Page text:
posted by doctor_negative at 5:39 PM on July 26, 2014

YMMV (quite literally, in this case), but my own experience with buying a car that had been stored like this was really, really bad, even after all the fluids were changed. I'd have a mechanic look at it super-closely.
posted by thomas j wise at 10:07 PM on July 26, 2014

I think this could be an awesome deal IF:

1. You know a specific no bullshit mechanic shop you can take this to and have then do a PPI, having given them a lead in of the exact situation

2. They don't want some unreasonable price because the miles are "soooo low!"

If it passes an inspection, and you're ready to spend the next couple of months probably doing cheap minor repairs(belts, stuff that dry rots like that) id jump in.

My parents bought a Subaru from similar circumstances. But that had also been overheated, had a dealership installed engine swap, but the owner had been driving her other car and just let it sit for ages. It's now at like... 250k and still kicking ass. I also inherited a Toyota from my grandpa before I could even drive that was like this. It had maybe 200 miles put on it in 5+ years. I had to do tires, hoses, plugs, and a few other bits and bobs. Ran like a dream after that for almost a decade before I had to get rid of it because of life stuff. During that whole time I got oil changes and some tires. A car sitting fucking it up super bad is very very exaggerated. My 60s Plymouth sat in a yard(outside!) for a decade, and with a new battery, fluids, and some finagling drove 5mph to the tire shop a few blocks away to get new tires, then all over town... And everywhere else. This is a modern, current generation of tech car that sat indoors for two years. It'll be fine.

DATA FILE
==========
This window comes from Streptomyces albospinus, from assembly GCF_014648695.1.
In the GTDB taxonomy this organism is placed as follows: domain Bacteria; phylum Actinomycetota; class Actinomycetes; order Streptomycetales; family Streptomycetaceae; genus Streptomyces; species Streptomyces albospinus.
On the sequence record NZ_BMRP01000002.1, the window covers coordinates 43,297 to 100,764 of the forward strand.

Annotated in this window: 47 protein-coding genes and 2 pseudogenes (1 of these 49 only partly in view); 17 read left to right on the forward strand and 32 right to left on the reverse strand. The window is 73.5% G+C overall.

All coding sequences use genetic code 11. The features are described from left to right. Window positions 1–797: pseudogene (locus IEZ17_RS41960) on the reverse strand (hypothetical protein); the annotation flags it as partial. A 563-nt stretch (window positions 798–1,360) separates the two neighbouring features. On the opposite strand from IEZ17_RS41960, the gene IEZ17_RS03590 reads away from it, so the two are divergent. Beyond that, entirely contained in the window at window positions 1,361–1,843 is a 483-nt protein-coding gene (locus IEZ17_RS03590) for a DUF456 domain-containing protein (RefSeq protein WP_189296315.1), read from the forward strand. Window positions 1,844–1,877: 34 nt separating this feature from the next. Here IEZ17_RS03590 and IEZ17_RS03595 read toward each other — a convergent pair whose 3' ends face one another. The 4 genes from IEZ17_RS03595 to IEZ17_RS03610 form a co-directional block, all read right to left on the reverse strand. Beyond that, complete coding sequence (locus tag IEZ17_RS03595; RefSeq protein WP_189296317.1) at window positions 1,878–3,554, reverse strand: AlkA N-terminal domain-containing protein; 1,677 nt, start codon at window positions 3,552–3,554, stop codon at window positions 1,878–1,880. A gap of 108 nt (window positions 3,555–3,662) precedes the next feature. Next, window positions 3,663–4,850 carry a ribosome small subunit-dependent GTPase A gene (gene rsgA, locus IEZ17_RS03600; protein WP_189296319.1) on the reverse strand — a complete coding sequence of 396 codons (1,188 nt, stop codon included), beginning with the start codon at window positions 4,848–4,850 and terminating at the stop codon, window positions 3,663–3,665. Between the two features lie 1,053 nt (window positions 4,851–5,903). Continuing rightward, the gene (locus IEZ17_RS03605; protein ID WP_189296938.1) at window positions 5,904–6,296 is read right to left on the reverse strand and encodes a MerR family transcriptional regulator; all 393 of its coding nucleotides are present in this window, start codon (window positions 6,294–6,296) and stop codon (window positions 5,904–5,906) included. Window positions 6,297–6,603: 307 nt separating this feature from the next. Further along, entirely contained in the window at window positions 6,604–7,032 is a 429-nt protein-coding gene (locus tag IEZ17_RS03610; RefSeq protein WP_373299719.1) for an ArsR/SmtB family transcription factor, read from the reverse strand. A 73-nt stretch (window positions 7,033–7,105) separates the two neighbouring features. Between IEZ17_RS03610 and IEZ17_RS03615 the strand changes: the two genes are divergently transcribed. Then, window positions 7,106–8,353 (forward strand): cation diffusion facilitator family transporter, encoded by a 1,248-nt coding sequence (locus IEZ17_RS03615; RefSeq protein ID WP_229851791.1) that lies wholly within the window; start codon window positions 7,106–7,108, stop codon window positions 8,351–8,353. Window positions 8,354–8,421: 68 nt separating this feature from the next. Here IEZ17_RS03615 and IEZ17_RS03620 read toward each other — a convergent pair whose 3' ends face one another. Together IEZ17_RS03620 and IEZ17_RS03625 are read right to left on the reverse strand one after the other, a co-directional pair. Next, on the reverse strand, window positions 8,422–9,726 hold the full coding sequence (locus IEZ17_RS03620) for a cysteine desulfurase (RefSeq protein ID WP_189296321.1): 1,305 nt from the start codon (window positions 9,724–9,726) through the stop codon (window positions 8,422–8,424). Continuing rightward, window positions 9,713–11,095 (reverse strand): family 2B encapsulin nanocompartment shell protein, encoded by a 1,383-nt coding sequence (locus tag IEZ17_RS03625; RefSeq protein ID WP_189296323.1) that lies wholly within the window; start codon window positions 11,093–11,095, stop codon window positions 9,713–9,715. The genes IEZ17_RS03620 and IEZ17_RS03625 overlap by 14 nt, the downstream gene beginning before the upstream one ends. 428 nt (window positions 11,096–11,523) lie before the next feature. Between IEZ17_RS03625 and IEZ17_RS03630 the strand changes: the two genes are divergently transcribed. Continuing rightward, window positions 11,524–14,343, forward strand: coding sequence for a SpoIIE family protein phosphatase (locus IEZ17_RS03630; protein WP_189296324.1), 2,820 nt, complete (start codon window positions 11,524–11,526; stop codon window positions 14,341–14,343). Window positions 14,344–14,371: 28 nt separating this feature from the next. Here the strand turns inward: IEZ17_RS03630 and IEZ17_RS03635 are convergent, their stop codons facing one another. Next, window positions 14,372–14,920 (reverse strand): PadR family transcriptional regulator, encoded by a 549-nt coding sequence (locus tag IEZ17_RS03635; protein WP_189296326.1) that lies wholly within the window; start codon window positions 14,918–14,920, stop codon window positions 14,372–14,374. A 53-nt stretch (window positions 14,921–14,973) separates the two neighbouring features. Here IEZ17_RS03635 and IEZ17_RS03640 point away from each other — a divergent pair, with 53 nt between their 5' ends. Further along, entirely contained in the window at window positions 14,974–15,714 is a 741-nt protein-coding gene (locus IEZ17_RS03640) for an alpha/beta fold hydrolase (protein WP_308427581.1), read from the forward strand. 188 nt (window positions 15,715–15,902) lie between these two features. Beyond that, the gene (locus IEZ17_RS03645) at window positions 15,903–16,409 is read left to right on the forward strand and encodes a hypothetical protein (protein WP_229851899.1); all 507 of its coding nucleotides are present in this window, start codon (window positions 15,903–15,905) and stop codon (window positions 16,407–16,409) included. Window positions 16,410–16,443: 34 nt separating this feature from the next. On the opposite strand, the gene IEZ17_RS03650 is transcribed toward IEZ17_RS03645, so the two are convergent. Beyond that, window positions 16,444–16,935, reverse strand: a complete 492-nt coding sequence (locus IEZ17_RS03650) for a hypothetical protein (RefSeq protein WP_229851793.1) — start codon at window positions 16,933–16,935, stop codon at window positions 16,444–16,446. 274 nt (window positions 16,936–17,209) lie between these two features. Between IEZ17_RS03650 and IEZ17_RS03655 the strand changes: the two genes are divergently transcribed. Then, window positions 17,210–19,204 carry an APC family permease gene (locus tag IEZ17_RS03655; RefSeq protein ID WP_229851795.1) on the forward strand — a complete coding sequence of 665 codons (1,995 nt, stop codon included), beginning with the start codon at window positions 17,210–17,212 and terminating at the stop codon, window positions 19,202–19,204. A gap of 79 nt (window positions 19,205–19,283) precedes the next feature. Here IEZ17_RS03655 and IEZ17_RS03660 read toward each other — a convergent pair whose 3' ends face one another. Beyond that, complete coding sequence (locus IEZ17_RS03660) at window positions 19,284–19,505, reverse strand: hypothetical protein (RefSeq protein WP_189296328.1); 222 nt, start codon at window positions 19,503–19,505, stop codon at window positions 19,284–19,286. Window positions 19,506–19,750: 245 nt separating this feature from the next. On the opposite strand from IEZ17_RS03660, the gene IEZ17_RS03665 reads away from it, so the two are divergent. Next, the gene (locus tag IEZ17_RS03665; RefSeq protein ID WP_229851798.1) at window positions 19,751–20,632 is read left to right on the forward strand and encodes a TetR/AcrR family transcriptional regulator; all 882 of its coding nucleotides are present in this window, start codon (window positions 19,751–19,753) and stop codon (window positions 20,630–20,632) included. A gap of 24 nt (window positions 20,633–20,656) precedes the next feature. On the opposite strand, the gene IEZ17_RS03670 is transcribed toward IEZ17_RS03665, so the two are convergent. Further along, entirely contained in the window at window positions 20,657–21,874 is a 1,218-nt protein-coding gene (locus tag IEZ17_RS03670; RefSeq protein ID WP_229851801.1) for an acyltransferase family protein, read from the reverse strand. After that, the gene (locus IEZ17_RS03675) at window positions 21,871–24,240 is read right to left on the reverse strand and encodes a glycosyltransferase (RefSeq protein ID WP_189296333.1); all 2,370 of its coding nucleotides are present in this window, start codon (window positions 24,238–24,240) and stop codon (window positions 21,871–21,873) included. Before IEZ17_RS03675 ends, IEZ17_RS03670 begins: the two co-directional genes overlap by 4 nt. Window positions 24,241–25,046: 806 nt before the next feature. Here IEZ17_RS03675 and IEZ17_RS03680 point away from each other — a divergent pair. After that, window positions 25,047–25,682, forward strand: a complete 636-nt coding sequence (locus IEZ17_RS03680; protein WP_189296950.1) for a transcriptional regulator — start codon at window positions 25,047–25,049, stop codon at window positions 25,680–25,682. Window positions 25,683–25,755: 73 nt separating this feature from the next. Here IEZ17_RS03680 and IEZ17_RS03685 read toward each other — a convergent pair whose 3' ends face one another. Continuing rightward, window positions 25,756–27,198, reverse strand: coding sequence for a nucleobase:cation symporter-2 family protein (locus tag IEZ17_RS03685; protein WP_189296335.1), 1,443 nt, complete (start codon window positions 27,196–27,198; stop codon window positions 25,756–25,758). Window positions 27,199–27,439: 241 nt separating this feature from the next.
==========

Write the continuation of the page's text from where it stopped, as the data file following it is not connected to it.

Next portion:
And that said, this is that "grandmas garage car" deal everyone dreams of. I've looked at cars like this to buy, and they were all in awesome shape all around. Just be prepared for the belts/hoses/tires thing. Tires do not like to sit like that.

If you can get a good price, and it passes inspection, and you're ready to deal with some minor cheap caveats, do it. I would do it. But make sure your mechanic checks the radiator hoses and stuff first. I wouldn't be scared of this. Id be cackling that I got one over on the people who were, and scored something awesome.

Use anything the mechanic says it needs to haggle down the price too. Bring the estimate so you don't seem like an asshole making stuff up.
posted by emptythought at 1:28 AM on July 27, 2014

Response by poster: So far, so good except you, thomas j wise -- I'd be very interested if you care to elaborate on your case. What was the car's situation when you bought it, what ended up happening, and do you think anything could have helped in terms of inspection when you were considering it or service after you did?
posted by daisyace at 4:38 AM on July 27, 2014

In my case, the car's mechanics had degraded, corroded, and goodness-knows-what during the time it had been in storage. It was just one long litany of one thing falling apart (or falling off...) after another. I was young(er) and naive, and didn't yet know anything about auto mechanics. In any event, the car lasted about three years before the transmission blew out and I replaced it.
posted by thomas j wise at 9:16 AM on July 27, 2014

Response by poster: Bolstered by the majority opinion here and with a mechanic's post-inspection blessing, I bought it yesterday! Here's hoping that my luck is different than thomas j wise's. Thank you everybody!
posted by daisyace at 6:59 AM on August 6, 2014 [1 favorite]